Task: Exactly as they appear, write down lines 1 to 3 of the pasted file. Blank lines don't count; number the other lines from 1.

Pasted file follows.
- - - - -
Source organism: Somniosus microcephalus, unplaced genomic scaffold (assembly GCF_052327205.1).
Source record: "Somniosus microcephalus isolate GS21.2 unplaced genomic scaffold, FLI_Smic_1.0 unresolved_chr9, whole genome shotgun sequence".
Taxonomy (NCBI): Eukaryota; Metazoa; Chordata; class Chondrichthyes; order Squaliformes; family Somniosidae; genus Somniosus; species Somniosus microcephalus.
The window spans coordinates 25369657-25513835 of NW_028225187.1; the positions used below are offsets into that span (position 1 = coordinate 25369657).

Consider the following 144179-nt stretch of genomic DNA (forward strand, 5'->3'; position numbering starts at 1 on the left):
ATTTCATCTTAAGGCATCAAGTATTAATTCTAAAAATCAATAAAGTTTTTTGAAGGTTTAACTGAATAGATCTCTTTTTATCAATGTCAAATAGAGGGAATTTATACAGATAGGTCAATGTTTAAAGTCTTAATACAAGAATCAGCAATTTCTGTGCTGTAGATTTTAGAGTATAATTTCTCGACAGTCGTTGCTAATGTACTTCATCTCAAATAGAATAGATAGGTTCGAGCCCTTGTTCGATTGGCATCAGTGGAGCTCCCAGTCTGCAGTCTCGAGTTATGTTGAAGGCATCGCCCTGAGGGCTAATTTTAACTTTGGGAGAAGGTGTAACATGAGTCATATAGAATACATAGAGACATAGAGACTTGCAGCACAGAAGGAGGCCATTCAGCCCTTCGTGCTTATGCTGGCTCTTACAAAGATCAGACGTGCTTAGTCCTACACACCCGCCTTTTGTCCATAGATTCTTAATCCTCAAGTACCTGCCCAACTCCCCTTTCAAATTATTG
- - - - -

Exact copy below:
Source organism: Somniosus microcephalus, unplaced genomic scaffold (assembly GCF_052327205.1).
Source record: "Somniosus microcephalus isolate GS21.2 unplaced genomic scaffold, FLI_Smic_1.0 unresolved_chr9, whole genome shotgun sequence".
Taxonomy (NCBI): Eukaryota; Metazoa; Chordata; class Chondrichthyes; order Squaliformes; family Somniosidae; genus Somniosus; species Somniosus microcephalus.